I returned to MU in the fall confident of two things:  1) with all the 75-85 mile weeks I’d have under my belt by track, I was sure to have a huge year, and 2) the corporate world did not fit me.  For one reason or another, though, by the time track rolled around, my legs were not ready to go. I eeked out a 3k PR, but after that, struggled to even approach the 5-minute barrier in the mile.  My outdoor campaign was also a major disappointment.  While I struggled to understand the athletic side of ‘my plan’, academics were a bit clearer.

After speaking with several professors at Marquette the fall of my fifth year, I had decided to pursue

Olivia Johnson-Okoboji-Marquette

Olivia Johnson-Okoboji-Marquette
©Darren Miller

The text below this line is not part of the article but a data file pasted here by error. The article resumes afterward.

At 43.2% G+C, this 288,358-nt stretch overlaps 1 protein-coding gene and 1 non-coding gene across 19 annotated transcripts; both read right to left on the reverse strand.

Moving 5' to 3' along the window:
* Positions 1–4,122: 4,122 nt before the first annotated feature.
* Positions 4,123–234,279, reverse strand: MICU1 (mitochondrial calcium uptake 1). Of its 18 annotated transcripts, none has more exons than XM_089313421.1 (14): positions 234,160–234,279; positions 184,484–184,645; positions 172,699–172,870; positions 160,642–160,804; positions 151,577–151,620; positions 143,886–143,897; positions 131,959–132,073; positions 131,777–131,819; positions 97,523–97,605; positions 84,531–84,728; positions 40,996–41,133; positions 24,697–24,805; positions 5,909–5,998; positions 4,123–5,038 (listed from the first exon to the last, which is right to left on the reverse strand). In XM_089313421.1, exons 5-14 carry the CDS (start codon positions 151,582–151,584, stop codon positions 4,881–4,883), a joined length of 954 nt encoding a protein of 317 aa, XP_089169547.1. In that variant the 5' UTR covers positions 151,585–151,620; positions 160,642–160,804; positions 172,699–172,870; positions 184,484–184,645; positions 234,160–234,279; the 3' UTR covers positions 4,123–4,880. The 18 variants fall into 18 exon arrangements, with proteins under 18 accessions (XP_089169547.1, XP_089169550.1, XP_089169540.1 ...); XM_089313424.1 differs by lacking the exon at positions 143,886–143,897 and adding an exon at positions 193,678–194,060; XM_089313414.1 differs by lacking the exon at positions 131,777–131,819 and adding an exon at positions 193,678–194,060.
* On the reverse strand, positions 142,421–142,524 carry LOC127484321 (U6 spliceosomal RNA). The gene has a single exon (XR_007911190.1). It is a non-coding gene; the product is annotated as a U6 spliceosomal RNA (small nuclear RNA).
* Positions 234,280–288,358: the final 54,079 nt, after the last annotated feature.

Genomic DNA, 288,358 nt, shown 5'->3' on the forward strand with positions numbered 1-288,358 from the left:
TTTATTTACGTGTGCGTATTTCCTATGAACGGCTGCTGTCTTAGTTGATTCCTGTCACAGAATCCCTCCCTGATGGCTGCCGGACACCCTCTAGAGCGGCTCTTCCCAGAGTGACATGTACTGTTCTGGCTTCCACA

a PhD in accounting.  I applied to eight schools, and the first to interview me was the University of Iowa.  After a busy day, my final appointment was with the PhD coordinator, Renea.  Before getting down to business, we did a bit of chit-chatting, and I mentioned that I ran track at MU.  “Oh, my husband and I love track.  He gets to do the announcing for several meets around the country,” Renea replied. It didn’t take me long to figure out her husband was the voice of Iowa track & field that I’d heard so many times at the high school state meet and at the Drake Relays.  As we continued to talk track, it also became apparent that we shared another commonality:  our faith. As I had struggled through my fifth year of eligibility, one thing that had become very clear for me was how important it was to find a PhD program with people I could connect with on a deeper level, as I knew the next five years weren’t going to be easy.  Numerous aspects about Iowa felt right, and my talk with Renea helped to seal the deal.  This fall, I officially became a Hawkeye, and while my collegiate eligibility is over, it has become apparent in the last five months that God still has a plan for my running career.  The difference is, this time, other than my 5:44 a.m. alarm and pre-run coffee, I don’t necessarily have a set racing or training plan.  For now, I am enjoying my gift and beginning to trust that His plan is plenty enough, for as Proverbs 21:31 promises:  “the horse is made ready for the day of battle, but victory rests with the Lord.”